Participants will receive lunches, a stipend to help with travel and other expenses, and a year of assistance in course development from a Michigan Tech computer science graduate student. Out-of-town teachers will receive free accommodation at the Magnuson Franklin Square Inn.
For more information or to apply, click here.
Registration is open for 2017 Summer Science Camps at Michigan Tech’s Great Lakes Research Center and Nara Nature Center.
There are three-day Summer Science Camps for students entering grades 1-5.
Three sessions are offered, and students may enroll for more than one. Camps begin June 13.
Find out what teams are doing. Many are partnered with Michigan Tech faculty and departments, including CEE, SFRES, etc.
The public is invited to attend one of these upcoming LSSI-sponsored community events. Contact Joan Chadde or the lead teacher for more information or directions.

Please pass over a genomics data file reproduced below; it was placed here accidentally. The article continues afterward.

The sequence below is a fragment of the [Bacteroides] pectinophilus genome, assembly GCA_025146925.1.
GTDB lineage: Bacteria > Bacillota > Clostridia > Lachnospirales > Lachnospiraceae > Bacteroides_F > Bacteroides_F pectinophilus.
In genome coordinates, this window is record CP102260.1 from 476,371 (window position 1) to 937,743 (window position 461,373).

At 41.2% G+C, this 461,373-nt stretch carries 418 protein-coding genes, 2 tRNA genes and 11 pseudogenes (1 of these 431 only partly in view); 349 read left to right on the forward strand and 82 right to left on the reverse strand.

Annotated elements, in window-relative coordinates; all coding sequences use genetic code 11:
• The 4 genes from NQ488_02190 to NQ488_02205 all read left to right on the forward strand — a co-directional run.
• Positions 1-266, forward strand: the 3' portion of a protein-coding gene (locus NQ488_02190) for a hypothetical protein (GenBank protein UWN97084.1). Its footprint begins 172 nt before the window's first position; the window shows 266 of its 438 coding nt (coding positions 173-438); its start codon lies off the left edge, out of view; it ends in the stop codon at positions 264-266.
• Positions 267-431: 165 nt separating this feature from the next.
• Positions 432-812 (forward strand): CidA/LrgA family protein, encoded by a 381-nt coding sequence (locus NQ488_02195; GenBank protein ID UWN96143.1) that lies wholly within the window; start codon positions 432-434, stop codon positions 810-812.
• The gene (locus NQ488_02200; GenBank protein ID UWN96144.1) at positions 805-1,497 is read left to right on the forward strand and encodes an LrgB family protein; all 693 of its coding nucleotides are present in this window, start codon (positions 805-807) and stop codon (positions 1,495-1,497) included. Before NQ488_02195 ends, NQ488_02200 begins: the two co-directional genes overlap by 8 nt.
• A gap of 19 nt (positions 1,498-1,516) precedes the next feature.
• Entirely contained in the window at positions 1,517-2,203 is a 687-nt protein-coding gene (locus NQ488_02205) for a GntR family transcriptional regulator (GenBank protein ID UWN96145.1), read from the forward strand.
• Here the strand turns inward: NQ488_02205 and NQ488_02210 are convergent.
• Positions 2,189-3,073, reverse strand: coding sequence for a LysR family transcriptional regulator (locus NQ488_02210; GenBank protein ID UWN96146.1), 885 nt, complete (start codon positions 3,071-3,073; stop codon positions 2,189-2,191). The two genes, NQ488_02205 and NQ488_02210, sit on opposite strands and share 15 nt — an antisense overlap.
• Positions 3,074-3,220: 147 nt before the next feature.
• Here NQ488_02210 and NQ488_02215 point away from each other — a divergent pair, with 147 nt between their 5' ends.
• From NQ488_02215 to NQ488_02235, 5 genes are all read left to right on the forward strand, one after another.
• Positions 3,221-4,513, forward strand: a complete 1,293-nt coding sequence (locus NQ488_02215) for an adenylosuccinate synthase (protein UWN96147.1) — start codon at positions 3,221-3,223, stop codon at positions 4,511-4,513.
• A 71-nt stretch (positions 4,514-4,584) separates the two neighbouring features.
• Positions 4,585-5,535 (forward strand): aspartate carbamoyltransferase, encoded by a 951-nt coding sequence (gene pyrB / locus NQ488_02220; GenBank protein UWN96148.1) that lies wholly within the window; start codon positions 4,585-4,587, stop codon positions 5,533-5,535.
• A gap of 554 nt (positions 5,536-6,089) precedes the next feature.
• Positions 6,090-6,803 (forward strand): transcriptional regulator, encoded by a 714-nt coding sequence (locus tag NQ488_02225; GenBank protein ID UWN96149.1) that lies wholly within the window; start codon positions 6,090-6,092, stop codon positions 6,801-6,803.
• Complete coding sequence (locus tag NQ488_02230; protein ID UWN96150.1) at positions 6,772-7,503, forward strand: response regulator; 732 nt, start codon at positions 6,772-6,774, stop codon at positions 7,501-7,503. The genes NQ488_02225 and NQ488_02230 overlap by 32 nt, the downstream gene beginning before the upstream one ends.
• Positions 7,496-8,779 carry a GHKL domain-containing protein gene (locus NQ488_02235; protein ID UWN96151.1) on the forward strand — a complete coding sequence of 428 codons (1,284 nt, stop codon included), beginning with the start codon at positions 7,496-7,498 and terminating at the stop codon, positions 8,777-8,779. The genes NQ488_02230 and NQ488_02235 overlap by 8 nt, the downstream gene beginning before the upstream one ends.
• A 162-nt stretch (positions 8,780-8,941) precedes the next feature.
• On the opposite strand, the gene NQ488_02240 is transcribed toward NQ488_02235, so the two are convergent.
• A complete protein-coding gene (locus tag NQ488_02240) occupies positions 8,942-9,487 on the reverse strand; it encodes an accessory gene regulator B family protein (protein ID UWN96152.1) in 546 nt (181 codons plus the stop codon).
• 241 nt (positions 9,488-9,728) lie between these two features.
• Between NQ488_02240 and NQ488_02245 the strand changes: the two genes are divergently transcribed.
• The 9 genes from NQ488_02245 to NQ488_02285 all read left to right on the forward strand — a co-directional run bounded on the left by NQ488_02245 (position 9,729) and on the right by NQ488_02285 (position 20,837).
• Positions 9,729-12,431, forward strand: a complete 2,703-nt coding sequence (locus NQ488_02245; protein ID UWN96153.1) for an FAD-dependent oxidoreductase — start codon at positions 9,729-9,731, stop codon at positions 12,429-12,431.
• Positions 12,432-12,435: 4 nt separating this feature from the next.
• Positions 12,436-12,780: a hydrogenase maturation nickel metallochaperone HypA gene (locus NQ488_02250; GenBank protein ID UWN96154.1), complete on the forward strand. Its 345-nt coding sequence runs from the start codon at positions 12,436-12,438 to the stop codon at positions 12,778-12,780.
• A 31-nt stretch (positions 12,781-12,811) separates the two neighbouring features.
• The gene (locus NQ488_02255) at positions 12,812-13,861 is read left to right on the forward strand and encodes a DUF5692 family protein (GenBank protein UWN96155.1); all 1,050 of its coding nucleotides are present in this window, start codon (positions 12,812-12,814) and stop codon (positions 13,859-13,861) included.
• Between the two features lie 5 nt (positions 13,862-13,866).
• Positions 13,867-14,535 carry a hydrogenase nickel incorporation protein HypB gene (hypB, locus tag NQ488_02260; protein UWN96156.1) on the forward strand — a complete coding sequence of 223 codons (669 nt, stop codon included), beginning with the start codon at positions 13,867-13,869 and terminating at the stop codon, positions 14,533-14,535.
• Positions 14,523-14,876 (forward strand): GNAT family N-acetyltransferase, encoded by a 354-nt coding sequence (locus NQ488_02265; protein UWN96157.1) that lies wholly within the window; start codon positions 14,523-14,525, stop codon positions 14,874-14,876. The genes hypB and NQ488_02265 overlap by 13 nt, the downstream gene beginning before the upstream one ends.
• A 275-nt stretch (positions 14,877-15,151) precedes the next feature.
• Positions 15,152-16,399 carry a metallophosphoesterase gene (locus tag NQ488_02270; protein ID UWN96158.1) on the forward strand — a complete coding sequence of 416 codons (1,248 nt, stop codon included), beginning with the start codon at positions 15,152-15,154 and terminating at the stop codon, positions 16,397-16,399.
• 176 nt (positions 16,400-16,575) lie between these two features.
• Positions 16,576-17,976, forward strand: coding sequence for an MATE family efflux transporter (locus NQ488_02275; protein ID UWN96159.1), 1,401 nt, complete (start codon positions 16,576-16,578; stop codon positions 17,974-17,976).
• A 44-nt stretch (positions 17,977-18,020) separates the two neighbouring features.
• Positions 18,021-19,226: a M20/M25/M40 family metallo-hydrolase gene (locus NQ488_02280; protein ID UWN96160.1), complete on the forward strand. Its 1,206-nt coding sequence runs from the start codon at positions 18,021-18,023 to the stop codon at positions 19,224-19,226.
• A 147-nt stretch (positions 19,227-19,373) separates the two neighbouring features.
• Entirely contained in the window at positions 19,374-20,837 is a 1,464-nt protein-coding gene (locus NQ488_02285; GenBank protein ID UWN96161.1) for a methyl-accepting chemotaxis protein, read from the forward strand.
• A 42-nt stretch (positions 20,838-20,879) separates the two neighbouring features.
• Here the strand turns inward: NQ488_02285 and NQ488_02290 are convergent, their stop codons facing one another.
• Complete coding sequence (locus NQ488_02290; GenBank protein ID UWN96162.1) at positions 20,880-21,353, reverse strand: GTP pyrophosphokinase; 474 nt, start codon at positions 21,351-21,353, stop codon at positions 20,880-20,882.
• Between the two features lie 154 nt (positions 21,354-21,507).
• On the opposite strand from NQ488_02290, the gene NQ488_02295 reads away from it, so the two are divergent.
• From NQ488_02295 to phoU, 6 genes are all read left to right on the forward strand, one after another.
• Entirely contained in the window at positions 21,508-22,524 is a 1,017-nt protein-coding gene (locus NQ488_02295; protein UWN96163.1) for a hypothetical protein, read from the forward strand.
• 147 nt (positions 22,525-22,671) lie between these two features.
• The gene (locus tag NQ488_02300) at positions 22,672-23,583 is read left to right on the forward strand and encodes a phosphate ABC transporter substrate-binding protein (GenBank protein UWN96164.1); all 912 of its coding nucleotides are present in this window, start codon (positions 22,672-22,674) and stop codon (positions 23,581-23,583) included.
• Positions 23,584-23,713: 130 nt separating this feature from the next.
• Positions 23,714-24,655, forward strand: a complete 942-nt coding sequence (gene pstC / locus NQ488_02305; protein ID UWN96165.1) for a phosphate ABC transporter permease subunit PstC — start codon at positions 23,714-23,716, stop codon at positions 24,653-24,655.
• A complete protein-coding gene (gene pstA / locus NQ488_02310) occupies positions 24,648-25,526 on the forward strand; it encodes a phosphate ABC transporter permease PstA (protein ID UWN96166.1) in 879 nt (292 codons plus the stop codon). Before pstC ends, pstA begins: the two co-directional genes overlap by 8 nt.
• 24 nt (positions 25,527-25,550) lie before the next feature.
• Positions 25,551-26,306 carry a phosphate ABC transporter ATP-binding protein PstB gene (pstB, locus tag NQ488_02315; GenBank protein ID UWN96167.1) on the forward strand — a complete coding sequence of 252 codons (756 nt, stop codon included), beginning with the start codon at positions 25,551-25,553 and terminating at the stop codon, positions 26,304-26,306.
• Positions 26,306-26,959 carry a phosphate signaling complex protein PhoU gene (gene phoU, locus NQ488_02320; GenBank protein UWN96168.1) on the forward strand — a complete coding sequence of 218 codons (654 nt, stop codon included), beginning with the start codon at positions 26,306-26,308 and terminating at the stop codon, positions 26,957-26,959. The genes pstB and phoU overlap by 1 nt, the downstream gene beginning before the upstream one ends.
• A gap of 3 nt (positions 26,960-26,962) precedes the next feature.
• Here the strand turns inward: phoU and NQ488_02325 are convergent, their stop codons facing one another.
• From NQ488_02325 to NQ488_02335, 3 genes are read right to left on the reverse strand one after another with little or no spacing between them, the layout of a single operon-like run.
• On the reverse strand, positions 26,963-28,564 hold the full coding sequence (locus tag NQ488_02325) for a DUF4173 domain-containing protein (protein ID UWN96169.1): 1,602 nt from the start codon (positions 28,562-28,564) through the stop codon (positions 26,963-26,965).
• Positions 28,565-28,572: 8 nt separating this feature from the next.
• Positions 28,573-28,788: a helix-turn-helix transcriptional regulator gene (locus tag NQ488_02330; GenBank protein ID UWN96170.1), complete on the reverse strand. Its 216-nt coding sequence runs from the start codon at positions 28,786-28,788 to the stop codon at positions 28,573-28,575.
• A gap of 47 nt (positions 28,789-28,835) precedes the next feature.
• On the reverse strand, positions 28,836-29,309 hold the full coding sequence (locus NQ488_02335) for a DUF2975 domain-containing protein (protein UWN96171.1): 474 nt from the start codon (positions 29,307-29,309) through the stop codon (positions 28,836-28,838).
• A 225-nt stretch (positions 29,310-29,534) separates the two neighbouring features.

- 9 a.m. – 2 p.m. June 1-2. Houghton High School – School Forest Research Project Presentations in high school auditorium. (Lauri Davis, lead teacher)
- Noon to 2 p.m. June 2, Washington Middle School, Calumet Township Park (Darrell Hendrickson, lead teacher).
- 6 to 7:30 p.m. June 5, Baraga Middle/High School outside the school building. Fun Run, Veggie Kabobs, Garden/Greenhouse Tours. (Lori Wisniewski and Ben Johnston, lead teachers.
Kudos to all the great stewardship work going on and the hard work of LSSI teachers to provide a rich learning environment for their students.
Title: Improving Planning: Quantitative Evaluation of a Premortem in Field and Laboratory Settings
Abstract: Planning can be difficult and developing techniques for evaluating plans has been limited. This thesis compares different plan evaluation techniques in a series of experiments.